Brief Report  |   May 2013
Occupational Therapy for Patients With Acute Lung Injury: Factors Associated With Time to First Intervention in the Intensive Care Unit
Author Affiliations
  • Victor D. Dinglas, MPH, is Senior Research Program Supervisor, Division of Pulmonary and Critical Care Medicine and Outcomes after Critical Illness and Surgery (OACIS) Group, Johns Hopkins University, Baltimore
  • Elizabeth Colantuoni, PhD, is Assistant Scientist, Department of Biostatistics and OACIS Group, Johns Hopkins University, Baltimore
  • Nancy Ciesla, PT, DPT, is Research Physical Therapist, Division of Pulmonary and Critical Care Medicine and OACIS Group, Johns Hopkins University, Baltimore
  • Pedro A. Mendez-Tellez, MD, is Assistant Professor, Department of Anesthesiology and Critical Care Medicine and OACIS Group, Johns Hopkins University, Baltimore
  • Carl Shanholtz, MD, is Associate Professor, Division of Pulmonary and Critical Care Medicine, University of Maryland, Baltimore
  • Dale M. Needham, FCA, MD, PhD, is Associate Professor, Division of Pulmonary and Critical Care Medicine, Department of Physical Medicine and Rehabilitation, and OACIS Group, Johns Hopkins University, 1830 East Monument Street, 5th Floor, Baltimore, MD 21205; dale.needham@jhmi.edu
Article Information
Cardiopulmonary Conditions / Departments
Brief Report   |   May 2013
Occupational Therapy for Patients With Acute Lung Injury: Factors Associated With Time to First Intervention in the Intensive Care Unit
American Journal of Occupational Therapy, May/June 2013, Vol. 67, 355-362. doi:10.5014/ajot.2013.007807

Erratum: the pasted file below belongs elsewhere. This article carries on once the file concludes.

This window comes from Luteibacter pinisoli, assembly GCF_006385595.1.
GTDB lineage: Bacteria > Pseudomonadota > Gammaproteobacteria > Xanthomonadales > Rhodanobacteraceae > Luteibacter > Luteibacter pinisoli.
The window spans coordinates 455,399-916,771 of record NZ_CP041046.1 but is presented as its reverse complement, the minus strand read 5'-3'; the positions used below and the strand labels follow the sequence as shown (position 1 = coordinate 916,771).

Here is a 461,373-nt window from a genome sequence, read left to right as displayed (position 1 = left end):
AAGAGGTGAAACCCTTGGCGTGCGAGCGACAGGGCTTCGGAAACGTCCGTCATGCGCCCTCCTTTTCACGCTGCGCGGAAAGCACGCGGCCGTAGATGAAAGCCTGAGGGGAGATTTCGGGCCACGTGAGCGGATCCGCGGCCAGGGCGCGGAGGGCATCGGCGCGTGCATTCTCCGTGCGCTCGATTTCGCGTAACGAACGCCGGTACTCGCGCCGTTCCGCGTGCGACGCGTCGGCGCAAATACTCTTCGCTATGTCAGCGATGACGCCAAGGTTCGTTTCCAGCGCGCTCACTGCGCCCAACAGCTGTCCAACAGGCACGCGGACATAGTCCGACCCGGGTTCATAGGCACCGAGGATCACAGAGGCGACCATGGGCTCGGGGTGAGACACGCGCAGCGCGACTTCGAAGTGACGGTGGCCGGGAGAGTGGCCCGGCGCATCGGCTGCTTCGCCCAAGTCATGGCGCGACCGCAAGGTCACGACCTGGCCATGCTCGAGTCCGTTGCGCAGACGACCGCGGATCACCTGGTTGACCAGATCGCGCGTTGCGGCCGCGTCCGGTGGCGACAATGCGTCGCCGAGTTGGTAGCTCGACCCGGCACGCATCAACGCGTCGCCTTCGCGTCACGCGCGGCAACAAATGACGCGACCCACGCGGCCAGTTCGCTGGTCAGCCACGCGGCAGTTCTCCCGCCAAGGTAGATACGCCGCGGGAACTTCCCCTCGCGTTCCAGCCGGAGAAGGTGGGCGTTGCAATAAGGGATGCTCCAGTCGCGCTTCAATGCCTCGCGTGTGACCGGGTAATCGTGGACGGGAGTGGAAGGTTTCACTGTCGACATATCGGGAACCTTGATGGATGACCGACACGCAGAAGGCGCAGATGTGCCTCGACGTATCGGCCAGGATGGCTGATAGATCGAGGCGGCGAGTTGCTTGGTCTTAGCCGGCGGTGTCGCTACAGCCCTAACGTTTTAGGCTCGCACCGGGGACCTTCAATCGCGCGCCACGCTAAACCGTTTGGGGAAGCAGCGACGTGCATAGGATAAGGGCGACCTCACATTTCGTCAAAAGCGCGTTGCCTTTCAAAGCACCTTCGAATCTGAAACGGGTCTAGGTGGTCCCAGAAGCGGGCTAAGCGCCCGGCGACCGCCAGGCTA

American Journal of Occupational Therapy, May/June 2013, Vol. 67, 355-362. doi:10.5014/ajot.2013.007807
Abstract

OBJECTIVE. Very early occupational therapy intervention in the intensive care unit (ICU) improves patients’ physical recovery. We evaluated the association of patient, ICU, and hospital factors with time to first occupational therapy intervention in ICU patients with acute lung injury (ALI).

METHOD. We conducted a prospective cohort study of 514 consecutive patients with ALI from 11 ICUs in three hospitals in Baltimore, MD.

RESULTS. Only 30% of patients ever received occupational therapy during their ICU stay. Worse organ failure, continuous hemodialysis, and uninterrupted continuous infusion of sedation were independently associated with delayed occupational therapy initiation, and hospital study site and admission to a trauma ICU were independently associated with earlier occupational therapy.

CONCLUSION. Severity of illness and ICU practices for sedation administration were associated with delayed occupational therapy. Both hospital study site and type of ICU were independently associated with timing of occupational therapy, indicating modifiable environmental factors for promoting early occupational therapy in the ICU.